For the last 60 years, the Agrochemicals Association of Kenya has chaperoned the interests of members while shaping the industry’s policies, decisions and events.
In an inclusive interview with HortFresh, the association’s CEO Ms. Evelyn Lusekana talked about the journey so far, the dynamics of the industry in an increasingly sensitive and diverse market and the challenges that have threatened to grind the industry to a halt.
What would you consider as key milestones for the association since it came to being?
The association started in 1958 as an umbrella body for manufacturers, distributors and users and has over 80 members. We fall under a bigger organization called Crop Life International which represents the manufacturers of pesticides globally. Our biggest mandate as AAK is products stewardship which entails managing pesticides and ensuring they are handled in the correct way. This we do by ensuring that we maximize the use of these products while minimizing their effects. We also represent the interests of our members on any issues that concern their businesses. As an industry we have done a lot on training farmers, agrodealers, extension officers and even doctors on responsible use of these products. On training we have been able to cover the whole country.
We manage empty pesticides containers because the biggest problem we have had previously is in disposal. We collect these containers from farmers for purposes of incineration.
We also run a poison information center at the Kenyatta National Hospital with a toll free line on all pesticides levels so in case of poisoning one is able to call the line day or night with a doctor on duty to assist.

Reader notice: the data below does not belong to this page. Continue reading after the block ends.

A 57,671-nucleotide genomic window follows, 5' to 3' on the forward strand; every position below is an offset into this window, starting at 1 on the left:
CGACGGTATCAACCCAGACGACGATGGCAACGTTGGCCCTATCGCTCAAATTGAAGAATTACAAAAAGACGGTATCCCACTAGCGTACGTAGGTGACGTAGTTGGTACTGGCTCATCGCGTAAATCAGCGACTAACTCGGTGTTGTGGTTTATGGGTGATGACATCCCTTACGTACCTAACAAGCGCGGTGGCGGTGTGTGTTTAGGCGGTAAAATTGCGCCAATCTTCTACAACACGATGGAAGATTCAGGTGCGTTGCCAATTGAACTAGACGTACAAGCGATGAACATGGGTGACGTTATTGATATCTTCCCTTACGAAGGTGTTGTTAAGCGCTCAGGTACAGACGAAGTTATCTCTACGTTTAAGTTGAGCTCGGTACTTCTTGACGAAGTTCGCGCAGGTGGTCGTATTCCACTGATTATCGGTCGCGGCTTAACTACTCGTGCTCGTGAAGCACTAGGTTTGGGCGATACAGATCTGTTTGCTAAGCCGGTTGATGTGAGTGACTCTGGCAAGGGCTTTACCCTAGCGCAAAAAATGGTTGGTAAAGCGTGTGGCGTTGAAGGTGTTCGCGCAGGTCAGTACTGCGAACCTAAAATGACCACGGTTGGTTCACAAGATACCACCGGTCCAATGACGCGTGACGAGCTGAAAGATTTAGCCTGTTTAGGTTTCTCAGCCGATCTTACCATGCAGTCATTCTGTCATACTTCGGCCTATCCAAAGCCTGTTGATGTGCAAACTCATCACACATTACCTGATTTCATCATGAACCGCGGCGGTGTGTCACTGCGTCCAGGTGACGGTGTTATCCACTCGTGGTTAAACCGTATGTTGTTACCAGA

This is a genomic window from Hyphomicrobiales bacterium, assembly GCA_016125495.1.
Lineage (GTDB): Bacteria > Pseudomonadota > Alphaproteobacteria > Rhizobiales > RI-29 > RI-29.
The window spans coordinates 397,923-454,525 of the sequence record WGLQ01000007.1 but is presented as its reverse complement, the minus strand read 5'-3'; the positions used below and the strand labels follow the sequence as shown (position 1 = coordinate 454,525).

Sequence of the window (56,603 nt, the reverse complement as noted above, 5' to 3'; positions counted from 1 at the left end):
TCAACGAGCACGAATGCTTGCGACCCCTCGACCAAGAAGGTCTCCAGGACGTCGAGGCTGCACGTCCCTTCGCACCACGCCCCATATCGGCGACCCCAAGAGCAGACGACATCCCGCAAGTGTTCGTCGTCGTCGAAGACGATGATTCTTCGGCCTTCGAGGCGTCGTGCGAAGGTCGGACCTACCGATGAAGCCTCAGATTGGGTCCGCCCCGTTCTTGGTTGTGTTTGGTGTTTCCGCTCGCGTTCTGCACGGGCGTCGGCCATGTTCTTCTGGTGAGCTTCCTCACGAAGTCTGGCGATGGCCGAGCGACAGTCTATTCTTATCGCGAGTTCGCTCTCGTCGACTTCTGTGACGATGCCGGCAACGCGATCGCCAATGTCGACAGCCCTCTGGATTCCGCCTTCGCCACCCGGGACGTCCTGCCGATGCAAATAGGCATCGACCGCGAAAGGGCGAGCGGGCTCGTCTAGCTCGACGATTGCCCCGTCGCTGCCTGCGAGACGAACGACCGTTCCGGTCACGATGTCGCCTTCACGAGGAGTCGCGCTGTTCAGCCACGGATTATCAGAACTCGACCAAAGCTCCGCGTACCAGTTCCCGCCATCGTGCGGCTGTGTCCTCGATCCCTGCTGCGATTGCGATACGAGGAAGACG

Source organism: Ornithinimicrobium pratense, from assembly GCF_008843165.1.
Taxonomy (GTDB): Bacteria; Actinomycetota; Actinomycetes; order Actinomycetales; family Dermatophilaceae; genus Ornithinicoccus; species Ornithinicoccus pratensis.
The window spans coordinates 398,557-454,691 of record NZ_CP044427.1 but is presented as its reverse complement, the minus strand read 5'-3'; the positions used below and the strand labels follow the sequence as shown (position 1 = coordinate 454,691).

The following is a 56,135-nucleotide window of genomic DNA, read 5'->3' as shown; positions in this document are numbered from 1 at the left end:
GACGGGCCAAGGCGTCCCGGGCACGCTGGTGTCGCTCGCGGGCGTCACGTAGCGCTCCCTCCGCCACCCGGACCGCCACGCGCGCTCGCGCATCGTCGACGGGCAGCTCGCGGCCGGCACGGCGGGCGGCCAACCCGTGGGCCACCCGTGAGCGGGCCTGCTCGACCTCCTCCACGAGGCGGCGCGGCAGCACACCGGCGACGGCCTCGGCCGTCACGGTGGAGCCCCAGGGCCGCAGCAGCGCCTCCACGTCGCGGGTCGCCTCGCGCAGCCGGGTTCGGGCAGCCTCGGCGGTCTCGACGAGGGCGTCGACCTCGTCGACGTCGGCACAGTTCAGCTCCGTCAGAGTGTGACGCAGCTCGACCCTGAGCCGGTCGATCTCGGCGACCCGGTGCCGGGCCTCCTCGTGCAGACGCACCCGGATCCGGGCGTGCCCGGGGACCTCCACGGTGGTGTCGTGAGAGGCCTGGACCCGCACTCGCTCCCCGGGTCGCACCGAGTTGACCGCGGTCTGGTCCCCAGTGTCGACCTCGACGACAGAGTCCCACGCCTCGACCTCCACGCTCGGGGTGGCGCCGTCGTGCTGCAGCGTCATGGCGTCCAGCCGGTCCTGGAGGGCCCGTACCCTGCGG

Another project is the spray service providers. Here we have taken youth across the country and trained them on pesticides use, spraying, how to diagnose a problem and offer solutions. They offer these services to farmers at a fee. We treat it as a business model that gives the young people jobs. It has been quite successful because the youth have also assisted us in collecting the pesticide containers and in fighting counterfeits in the supply chain.
We have also been actively involved in cleaning our supply chain and tackling counterfeits through accreditation of our dealers and anyone in the supply chain to ensure we weed out malpractices.
Through advocacy and lobbying, we also work closely with the government
How serious is the proliferation of counterfeits and what is the association doing about it?
As in any sector, counterfeits remains a serious threat. We did a study three years ago and were able to identify around six hotspots for counterfeit pesticides including Loitoktok, Kirinyaga, Kisii, Bungoma and Meru. This is because these are areas of high pesticides use or are close to the borders. We have also noted that counterfeiters pick on products which are fast moving and those where our members have created a vacuum in terms of not being able to meet the demand.
What has been the impact of the recently introduced VAT on agrochemicals to the industry? How ultimately will this affect the agriculture sector and the country’s Big Four Agenda?
Currently from the review we have done, our members are not importing pesticides because they still have stock although they would have as they anticipate a clearing of stock. From our review we have had up to 50 per cent decline in entry of new pesticides at the port. Farmers are also not buying because pesticides have become too expensive. The entire value chain has been affected. The ultimate burden will be on the farmer because this tax will be transferred to them. As things are, our farmers are already heavily taxed. We are going to have a proliferation of counterfeits because the pesticides will not be affordable. Farmers will also stop using pesticides which will pose a big threat to food security. We are talking about the Big Four Agenda, we cannot attain that if we cannot protect the interests of farmers and other players in the sector. Pests contribute up to 100 per cent of all farm losses without the intervention of pesticides.
Then we have the cross border issues. Even before the introduction of VAT, pesticides were more expensive in Kenya than in Uganda and Tanzania so our people were crossing the border to get them cheaply. With the new VAT regime, it has now become worse. The agrodealers are already complaining that they are not able to sell. Sometimes these pesticides might not be counterfeits, but they are illegal because they are smuggled therefore denying government revenue.
The Association has been advocating for self-regulation? What is the rationale and why does it matter?